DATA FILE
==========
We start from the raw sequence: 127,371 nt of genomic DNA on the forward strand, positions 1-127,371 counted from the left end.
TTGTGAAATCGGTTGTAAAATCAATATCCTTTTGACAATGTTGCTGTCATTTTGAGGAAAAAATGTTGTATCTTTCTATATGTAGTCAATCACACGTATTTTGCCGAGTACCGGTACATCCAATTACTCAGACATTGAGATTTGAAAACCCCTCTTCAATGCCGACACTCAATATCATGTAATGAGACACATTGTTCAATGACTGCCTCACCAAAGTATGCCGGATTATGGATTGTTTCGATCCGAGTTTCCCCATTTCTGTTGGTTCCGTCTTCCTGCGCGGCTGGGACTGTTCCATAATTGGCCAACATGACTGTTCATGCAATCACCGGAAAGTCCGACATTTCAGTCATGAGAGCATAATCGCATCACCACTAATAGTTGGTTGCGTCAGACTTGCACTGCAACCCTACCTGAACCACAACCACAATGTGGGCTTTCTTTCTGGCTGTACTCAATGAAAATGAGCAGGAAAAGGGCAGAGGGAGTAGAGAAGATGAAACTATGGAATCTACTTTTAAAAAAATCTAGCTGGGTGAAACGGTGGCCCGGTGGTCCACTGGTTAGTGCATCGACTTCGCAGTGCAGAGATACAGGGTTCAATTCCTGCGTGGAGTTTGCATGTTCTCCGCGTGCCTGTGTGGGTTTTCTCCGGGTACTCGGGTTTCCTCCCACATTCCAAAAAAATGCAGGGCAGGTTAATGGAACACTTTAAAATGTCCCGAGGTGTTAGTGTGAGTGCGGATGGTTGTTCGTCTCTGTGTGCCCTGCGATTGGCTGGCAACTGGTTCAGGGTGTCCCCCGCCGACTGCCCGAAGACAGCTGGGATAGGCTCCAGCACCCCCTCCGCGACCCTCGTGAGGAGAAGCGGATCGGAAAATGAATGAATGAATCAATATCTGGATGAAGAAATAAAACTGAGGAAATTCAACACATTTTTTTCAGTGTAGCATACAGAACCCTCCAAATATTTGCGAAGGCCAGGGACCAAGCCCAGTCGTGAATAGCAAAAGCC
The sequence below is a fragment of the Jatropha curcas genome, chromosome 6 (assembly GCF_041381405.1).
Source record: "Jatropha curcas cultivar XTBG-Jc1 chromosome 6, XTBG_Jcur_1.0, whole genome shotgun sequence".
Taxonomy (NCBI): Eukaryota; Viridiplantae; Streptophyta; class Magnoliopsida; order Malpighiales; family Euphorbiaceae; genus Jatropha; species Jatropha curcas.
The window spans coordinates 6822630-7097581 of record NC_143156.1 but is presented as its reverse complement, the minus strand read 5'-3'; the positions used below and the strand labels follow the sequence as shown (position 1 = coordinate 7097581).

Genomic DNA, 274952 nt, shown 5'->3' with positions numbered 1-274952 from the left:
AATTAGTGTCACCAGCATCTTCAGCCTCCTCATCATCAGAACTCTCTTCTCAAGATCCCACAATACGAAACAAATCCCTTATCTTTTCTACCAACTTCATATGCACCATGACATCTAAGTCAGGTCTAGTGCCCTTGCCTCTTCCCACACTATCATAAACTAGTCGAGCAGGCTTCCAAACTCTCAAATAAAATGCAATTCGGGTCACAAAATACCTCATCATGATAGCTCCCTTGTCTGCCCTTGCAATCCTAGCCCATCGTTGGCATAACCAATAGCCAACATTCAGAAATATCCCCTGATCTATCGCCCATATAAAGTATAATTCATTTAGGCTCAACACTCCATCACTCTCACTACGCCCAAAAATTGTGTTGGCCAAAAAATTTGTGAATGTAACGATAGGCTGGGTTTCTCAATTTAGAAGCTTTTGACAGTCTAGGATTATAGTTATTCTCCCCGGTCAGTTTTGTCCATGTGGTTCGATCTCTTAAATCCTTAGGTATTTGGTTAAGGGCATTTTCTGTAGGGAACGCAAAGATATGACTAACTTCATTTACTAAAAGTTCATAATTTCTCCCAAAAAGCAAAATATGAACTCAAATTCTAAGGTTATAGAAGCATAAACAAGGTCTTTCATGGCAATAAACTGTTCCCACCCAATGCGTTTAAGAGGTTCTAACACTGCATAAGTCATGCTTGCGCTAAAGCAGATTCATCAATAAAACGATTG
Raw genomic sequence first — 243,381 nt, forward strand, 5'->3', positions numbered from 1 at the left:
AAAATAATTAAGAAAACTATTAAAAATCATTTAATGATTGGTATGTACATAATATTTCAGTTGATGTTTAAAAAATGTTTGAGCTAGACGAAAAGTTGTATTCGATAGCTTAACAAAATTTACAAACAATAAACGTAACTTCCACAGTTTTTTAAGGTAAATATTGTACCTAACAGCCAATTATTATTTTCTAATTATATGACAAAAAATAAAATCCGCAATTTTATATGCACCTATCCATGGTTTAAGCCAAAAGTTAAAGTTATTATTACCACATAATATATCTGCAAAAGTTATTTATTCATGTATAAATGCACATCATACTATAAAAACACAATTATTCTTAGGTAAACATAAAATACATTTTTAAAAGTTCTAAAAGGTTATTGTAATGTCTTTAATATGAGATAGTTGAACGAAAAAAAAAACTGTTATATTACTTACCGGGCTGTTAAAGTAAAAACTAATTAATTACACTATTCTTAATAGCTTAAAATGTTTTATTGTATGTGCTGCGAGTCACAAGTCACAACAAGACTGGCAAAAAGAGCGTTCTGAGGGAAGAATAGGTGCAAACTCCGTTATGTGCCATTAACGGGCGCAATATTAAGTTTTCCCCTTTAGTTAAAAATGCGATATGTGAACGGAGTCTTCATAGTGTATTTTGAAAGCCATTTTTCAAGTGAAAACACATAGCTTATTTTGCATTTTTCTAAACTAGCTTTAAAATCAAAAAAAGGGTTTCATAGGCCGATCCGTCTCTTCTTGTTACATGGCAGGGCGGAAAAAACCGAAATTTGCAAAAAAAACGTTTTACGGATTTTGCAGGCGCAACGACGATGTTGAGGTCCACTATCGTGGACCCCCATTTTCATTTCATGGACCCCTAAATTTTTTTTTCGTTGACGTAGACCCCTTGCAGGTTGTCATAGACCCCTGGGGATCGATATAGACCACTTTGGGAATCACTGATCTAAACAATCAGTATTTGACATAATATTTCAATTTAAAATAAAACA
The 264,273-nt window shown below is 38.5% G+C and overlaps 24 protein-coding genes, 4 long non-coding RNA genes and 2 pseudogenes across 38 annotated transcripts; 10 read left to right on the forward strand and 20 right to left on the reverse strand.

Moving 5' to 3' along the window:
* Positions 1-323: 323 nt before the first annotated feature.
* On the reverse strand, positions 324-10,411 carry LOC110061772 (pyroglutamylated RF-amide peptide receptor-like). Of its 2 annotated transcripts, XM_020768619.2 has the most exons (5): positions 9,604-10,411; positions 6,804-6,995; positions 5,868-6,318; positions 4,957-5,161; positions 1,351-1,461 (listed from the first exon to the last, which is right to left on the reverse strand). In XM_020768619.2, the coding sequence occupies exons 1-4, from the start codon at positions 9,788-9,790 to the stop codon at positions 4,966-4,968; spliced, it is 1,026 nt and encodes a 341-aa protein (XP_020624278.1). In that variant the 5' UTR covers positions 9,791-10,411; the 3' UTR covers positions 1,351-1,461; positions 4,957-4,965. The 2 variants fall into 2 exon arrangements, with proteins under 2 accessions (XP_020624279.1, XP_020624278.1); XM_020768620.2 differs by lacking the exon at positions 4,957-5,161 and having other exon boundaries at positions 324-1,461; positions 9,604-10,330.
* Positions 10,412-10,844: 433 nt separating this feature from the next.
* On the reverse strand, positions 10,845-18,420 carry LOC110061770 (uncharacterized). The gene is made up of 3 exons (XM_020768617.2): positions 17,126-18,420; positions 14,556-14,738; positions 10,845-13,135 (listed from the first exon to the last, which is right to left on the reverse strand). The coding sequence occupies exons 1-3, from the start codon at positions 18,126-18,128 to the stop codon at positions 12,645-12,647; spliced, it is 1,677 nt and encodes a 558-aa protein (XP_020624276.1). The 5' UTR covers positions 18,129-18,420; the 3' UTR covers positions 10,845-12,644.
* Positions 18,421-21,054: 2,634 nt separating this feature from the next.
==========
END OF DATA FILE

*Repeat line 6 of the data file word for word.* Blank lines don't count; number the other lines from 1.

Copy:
The window spans coordinates 6822630-7097581 of record NC_143156.1 but is presented as its reverse complement, the minus strand read 5'-3'; the positions used below and the strand labels follow the sequence as shown (position 1 = coordinate 7097581).